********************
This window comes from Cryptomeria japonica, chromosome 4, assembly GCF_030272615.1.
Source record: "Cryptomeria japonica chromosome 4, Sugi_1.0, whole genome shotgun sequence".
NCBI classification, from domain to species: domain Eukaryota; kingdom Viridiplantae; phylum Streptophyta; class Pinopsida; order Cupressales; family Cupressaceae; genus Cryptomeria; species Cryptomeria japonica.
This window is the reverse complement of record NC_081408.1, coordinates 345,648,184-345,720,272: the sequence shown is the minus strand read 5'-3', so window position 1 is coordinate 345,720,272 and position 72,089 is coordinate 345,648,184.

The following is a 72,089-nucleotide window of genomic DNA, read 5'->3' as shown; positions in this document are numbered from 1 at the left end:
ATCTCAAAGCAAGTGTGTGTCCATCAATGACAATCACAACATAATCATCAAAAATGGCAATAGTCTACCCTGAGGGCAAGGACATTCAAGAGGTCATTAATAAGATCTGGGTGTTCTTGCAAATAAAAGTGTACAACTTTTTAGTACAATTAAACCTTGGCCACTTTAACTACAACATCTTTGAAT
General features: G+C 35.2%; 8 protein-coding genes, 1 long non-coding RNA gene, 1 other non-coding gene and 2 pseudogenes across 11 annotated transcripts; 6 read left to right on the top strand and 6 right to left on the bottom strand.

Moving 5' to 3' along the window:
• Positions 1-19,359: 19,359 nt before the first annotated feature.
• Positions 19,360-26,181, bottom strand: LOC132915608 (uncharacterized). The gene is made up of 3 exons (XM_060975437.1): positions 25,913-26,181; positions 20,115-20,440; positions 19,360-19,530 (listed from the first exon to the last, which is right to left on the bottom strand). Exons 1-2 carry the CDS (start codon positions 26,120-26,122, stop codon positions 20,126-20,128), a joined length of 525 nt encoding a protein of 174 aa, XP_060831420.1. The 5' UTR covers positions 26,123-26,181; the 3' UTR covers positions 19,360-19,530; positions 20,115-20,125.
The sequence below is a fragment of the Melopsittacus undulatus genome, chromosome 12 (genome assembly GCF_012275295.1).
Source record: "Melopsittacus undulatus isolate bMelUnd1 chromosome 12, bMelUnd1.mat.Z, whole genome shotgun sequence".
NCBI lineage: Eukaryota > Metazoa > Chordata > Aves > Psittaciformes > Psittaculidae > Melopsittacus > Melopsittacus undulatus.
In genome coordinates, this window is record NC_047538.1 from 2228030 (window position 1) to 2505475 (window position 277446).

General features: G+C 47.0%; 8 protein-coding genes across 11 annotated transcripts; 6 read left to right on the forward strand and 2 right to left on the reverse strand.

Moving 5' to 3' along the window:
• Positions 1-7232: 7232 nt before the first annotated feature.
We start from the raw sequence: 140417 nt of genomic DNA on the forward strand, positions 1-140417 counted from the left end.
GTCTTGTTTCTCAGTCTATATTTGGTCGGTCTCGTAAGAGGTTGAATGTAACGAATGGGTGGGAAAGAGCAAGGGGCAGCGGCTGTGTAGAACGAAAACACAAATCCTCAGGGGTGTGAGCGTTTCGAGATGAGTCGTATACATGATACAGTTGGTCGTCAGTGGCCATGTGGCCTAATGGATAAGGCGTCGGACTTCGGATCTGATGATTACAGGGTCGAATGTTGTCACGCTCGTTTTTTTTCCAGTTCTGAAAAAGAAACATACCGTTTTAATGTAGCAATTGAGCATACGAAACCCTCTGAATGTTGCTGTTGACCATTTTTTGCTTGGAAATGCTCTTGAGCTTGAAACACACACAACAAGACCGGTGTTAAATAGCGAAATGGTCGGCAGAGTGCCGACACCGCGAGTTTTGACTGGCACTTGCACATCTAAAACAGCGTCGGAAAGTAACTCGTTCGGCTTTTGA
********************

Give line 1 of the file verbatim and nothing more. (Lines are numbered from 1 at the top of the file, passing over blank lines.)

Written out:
This window comes from Cryptomeria japonica, chromosome 4, assembly GCF_030272615.1.